Ok, so in the beginning I wasn’t really buying it. The narrative was strange and I really did not like A.J. Also, it was not upholding to my expectations. From the summary I expected A.J. to be sweet and a little older. I also completely thought the book was going to more of a mystery that would revolve around the missing book of Tamerlane that was stolen from him. I hardly paid attention to the part in the synopsis that mentioned the “mysterious package” that was left at his shop. And when I got to that part, the “package” was not anywhere close to what I was thinking it was going to be. Everything seemed to be rushed, I was wondering where the mystery was that I had been expecting, and I was wondering why the main character was so unlikable. Obviously my opinion changed.

Once I really got into the flow of the story, I fell in love with it! The characters were so much brighter and the style of writing turned out to be brilliant! The fast paced tone actually made a lot of sense for what the reader is supposed to be feeling and experiencing.

I’ve read several books that have to do with books or take place around/in a bookstore and all of them have disappointed me. This one gave me hope because one of my favorite authors (Eowyn Ivey ), as well as others, gave it such amazing reviews. I am so relieved to have ended up loving this book in the end! The only reason I’m not giving it a 10/10 rating is because of the beginning, and how long it took me to get into the story.

Overall, it is a beautiful novel that you will give you all the feelings and if you aren’t crying, or at least holding back tears by the end, then you are completely missing out.

Always remember, “We read to know we are not alone.”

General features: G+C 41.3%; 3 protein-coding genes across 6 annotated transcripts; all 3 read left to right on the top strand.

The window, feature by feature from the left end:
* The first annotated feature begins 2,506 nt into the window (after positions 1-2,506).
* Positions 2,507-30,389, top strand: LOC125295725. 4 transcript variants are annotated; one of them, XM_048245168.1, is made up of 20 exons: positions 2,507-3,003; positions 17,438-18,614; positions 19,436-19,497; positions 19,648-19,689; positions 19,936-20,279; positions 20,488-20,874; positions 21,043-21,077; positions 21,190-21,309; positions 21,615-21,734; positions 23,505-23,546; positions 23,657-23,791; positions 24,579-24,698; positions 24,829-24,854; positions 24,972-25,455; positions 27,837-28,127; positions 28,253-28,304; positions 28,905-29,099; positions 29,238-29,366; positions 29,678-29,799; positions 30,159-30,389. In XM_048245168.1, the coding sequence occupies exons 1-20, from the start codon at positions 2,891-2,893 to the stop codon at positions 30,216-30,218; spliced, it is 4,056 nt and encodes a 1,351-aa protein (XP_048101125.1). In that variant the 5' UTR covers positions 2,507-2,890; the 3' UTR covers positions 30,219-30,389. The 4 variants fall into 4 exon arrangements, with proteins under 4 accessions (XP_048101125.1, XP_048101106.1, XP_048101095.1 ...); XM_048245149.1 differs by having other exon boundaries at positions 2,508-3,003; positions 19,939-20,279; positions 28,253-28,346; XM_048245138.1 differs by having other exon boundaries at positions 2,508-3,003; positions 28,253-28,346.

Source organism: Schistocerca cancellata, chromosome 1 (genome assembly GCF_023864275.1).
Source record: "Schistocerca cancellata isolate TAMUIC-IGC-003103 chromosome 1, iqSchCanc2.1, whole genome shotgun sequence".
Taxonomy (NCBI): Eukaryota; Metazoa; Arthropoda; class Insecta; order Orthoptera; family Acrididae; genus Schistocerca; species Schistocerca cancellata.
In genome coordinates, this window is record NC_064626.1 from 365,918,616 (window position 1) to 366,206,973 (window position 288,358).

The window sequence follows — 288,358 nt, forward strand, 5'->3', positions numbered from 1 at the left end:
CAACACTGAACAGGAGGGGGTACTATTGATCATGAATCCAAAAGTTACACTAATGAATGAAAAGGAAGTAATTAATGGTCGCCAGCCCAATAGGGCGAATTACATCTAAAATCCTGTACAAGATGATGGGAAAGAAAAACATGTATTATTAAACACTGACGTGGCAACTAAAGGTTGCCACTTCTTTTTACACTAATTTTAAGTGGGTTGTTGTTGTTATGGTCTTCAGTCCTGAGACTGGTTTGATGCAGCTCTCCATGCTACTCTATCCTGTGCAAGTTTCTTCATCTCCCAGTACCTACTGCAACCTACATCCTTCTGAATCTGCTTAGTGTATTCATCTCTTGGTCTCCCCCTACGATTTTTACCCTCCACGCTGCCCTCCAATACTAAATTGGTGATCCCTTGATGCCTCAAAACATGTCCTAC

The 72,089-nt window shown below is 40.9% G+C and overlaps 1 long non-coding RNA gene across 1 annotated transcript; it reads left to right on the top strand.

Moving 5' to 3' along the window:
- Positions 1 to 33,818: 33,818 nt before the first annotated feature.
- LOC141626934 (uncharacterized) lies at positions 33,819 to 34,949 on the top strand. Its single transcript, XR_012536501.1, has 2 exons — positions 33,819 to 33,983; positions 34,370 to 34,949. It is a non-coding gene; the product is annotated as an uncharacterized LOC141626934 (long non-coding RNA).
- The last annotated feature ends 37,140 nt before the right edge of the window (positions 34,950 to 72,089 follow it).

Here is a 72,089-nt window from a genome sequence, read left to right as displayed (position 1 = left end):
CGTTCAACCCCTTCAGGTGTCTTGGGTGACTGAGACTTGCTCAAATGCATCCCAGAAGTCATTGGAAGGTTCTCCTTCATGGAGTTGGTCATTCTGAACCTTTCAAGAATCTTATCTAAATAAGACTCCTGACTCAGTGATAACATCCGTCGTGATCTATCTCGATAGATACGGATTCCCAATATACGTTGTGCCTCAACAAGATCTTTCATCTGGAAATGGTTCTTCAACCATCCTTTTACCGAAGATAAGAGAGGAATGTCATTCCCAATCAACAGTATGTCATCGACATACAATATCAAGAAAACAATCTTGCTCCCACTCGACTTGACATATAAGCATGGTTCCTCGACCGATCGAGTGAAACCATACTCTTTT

Alone Together

Rating: 8/10 

I received a free 38216832ARC of this book as part of the book launch team. I am not being paid for my review.

One of the reasons I wanted to be apart of this book launch so badly was because of my position as a middle school English teacher. I am constantly looking for books that will speak to my students and get them to love reading. My whole curriculum is based around getting kids to choose their own books and to be constantly reading throughout the whole year. I know that the Sarah J. Donovan has a similar background as an educator and as a reader of young adult novels. She knows firsthand what many kids are struggling with today and how important reading is to their overall wellbeing and growth. So when she announced she had written her own book, I just knew that I had to read it.

Donovan does not disappoint. Her main character Sadie, as well as many of her other characters, are remarkably, and utterly real. Donovan writes with a very authentic tone that readers (young adults as well as adult readers) will be able to relate to. The fact that the book is written in verse only made the overall message all the more powerful and moving.

With Donovan’s style, it is as if the true emotions of the characters are felt more by the reader. The use of white space and the subtraction of numerous sentences of prose allows the reader to feel the emotions of the character. Rather than getting a play-by-play, you get to live in Sadie’s thoughts as her story unfolds.

I will say that when I reached the end, I wanted just a little bit more. Perhaps this is just due to the fact that I’m a greedy reader. Don’t get me wrong! I thought the ending was perfect (especially for Sadie), but there were just a few parts of the story, or certain relationships, that I felt like I just wanted more closure on.

What I loved most about this book is the title. You will know what I mean when you read it. At first, I just thought it was a pretty catchy title, but when I read through the text and experienced what Donovan meant by being “alone together” I wanted to cry. Her message is a powerful one that all of us should really try to experience at least one time in our lives. Not only is it important for young adolescents, but also for adults trying to find their way in life.

Donovan’s first book should be put on everybody’s list. I know I certainly can’t wait until she writes her next great novel!

P.S. The audiobook version of Alone Together is so amazing! Perhaps one of the best audiobooks I’ve ever listened to!

 

The Scorpio Races

Rating: 10/10 

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I feel that The Scorpio Races is a book well deserving of public praise. This book has a reserved strength about it that readers young and old can firmly latch onto. It is a story of consequence and of deep, unselfish love; the kind that can only come from hearts that truly understand one another.

With writing that flows like ocean waves ebbing away at a beach, sometimes gentle and soothing and at other times pulling fiercely at the reader’s attention, this is a book that will hardly go unnoticed.